What is your design philosophy?
We believe that design is a form of knowledge inquiry and cultural production. It needs to respond to the pressing challenges of our times and the output doesn’t always need to result in a built object. For us, we are more concerned with the design of a project rather than an object. This is to say that a piece of research, advocacy or exhibition piece is as important to us as a building, as long it generates an impact and discourse in the larger ecosystem. However, when we design buildings and interiors, we are particular about developing spaces that act as a backdrop for everyday life to unfold.
Which of your past projects are you most fond of and why?
The Doha Al Asmakh neighbourhood regeneration project in 2013 was an important moment for me. Together with my colleague, we were one of five pairs of young UK-registered architects selected by the British Council and Qatar Museums for the Old Doha Prize.
Fresh out of school (the Architectural Association), it gave me good exposure to the global nature of architectural practice and the importance of cross-cultural diplomacy and exchange. We spent a week collaborating with young Qatar-based architects, engaging local stakeholders and developing ideas for a heritage-led regeneration of an old neighbourhood in the centre of Doha.
Instead of designing new buildings for the neighbourhood, we simply developed a framework and made small infrastructural adjustments that strategically connected existing courtyards together, allowing their programs and functions to evolve naturally. This approach towards celebrating everyday spaces in the city and resisting the need to “over-design” shaped the current direction of my practice Spatial Anatomy.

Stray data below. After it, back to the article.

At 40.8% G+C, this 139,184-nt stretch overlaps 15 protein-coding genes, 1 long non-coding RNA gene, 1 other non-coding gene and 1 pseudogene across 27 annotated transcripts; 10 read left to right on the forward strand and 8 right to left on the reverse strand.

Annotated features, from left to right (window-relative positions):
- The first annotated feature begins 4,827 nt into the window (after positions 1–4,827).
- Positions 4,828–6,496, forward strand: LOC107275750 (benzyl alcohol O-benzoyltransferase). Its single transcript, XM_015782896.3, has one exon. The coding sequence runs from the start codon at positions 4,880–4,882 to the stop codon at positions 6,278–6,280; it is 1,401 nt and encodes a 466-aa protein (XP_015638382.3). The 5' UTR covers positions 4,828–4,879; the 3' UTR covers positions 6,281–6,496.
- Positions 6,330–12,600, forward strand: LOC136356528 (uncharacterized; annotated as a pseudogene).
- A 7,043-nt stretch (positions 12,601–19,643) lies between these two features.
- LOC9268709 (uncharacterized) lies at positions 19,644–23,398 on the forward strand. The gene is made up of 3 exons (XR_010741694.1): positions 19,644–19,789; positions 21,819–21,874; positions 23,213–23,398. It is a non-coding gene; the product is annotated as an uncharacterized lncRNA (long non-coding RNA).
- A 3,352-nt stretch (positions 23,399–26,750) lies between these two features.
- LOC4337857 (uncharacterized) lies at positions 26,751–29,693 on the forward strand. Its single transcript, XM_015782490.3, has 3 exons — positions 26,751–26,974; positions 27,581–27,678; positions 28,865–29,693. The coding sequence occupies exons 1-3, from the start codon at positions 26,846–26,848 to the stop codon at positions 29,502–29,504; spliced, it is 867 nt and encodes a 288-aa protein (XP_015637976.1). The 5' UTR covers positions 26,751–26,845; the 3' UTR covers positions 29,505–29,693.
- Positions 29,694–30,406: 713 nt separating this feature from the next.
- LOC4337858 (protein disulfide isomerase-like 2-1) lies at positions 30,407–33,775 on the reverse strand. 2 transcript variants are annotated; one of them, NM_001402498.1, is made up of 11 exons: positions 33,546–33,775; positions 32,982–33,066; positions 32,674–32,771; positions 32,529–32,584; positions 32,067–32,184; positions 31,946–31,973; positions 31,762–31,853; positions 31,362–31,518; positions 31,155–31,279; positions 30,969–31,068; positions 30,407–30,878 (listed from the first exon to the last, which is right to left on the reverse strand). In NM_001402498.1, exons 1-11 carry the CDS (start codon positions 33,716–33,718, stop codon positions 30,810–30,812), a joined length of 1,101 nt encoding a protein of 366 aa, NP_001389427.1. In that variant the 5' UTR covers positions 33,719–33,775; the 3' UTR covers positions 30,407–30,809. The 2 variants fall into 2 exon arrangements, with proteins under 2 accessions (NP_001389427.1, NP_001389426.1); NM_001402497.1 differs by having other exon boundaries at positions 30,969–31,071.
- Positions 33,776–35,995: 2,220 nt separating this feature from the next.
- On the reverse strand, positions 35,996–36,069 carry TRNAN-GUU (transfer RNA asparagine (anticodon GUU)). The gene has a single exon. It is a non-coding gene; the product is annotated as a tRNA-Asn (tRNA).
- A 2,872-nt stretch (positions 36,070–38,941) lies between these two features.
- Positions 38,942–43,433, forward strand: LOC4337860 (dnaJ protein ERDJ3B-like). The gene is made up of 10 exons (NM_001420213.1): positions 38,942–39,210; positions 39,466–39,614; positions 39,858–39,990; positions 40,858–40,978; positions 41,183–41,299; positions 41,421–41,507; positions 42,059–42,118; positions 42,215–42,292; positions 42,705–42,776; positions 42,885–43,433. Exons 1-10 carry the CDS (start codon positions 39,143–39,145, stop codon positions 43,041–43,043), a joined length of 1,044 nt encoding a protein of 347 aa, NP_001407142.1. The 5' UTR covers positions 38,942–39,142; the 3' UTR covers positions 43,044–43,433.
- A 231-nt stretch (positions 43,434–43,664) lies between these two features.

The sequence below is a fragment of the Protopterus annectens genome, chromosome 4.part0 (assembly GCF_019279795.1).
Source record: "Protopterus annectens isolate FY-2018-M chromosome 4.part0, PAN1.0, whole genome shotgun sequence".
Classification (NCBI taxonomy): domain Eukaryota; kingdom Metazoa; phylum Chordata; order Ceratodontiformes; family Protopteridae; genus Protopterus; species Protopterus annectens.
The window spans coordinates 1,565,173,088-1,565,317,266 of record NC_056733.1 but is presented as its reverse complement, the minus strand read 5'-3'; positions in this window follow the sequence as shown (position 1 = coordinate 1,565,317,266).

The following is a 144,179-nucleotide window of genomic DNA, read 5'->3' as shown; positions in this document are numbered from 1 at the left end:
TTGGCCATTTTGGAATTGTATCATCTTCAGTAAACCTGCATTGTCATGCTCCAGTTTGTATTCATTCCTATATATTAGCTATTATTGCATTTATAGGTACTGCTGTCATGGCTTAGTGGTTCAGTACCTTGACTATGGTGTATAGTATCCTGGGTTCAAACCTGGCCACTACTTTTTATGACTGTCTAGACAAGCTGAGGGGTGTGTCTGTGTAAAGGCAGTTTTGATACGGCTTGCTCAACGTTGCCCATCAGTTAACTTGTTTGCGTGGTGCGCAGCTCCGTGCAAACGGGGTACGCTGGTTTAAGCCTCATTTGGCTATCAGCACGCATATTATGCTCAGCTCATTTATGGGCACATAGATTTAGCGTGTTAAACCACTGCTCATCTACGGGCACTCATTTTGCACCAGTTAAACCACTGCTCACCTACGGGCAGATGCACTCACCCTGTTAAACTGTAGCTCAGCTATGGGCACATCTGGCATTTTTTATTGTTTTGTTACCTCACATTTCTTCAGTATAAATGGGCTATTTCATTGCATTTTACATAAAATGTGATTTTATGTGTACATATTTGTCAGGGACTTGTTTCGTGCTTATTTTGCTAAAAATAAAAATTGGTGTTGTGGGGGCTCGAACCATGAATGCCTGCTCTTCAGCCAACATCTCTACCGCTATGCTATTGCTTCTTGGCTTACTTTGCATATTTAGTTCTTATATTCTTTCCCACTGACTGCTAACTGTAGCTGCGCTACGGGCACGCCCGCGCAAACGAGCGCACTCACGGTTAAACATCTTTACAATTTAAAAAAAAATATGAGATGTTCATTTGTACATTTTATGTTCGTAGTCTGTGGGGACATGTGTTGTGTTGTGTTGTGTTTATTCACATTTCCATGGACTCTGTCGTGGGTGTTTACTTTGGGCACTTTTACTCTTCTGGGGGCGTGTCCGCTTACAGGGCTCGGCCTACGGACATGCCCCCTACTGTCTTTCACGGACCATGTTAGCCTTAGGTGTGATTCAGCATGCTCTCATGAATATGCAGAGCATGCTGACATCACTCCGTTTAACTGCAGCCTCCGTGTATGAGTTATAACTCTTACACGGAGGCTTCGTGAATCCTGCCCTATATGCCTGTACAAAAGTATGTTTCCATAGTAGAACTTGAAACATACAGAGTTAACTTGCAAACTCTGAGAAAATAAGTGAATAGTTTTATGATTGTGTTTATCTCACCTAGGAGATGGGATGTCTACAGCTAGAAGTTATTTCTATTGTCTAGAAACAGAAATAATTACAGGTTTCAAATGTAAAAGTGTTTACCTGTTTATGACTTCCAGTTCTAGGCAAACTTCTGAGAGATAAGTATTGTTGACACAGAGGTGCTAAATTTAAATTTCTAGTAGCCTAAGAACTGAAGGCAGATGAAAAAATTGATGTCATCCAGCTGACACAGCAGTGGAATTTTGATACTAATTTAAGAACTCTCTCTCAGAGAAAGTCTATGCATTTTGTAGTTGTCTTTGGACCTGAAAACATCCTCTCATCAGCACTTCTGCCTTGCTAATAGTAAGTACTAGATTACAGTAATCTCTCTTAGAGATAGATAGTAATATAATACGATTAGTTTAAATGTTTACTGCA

What do you think are some of the attributes that set your projects apart from the rest?
Central to our practice is an interest in designing everyday spaces for the city. Our projects are typically a response to the prevailing cultural characteristics of a city and its resulting urban morphology. We pare down our spaces to their most primary and irreducible form, so that discourse remains central to the project. This process of removing “frills” ensures affordability and spatial clarity, so that our built work contributes to the evolution of the city’s everyday urban experience. For example in our entrance roof for the SIA training centre, we minimised the column footprint, letting the roof float so that the architecture becomes the backdrop.
Urban resilience and regeneration is a common theme in your work. Why is that important to you and how has it influenced your style?
We are currently facing a climate emergency and the built environment sector is a major contributor to the global carbon footprint. While an obvious response is to reduce energy consumption in buildings and embodied energy in construction materials, we think the broader solution extends beyond carbon accounting.
I believe building lasting resilience requires a paradigm shift in our behaviour in how we live and consume. Our work on resilience and regeneration attempts to respond to the prevailing typologies of the city to shape some new forms of everyday life. From the experience of a street to the openings of an apartment, these urban architectural elements can shape who uses the city and how they interface with urban life. For example, in the case of a Yangon mixed-use project, we tried to transform the experience of the prevalent dense urban block to a dense nature block, providing a new textured living environment, integrating ecology and urban life.
What projects are you currently working on?
We are currently doing urban research on the inter-Gangwon region in Korea, and designing community green spaces and an art exhibition in Hong Kong on the role of the textile industry in city making.
Read about the other young architects on our radar in Issue 120: June 2021.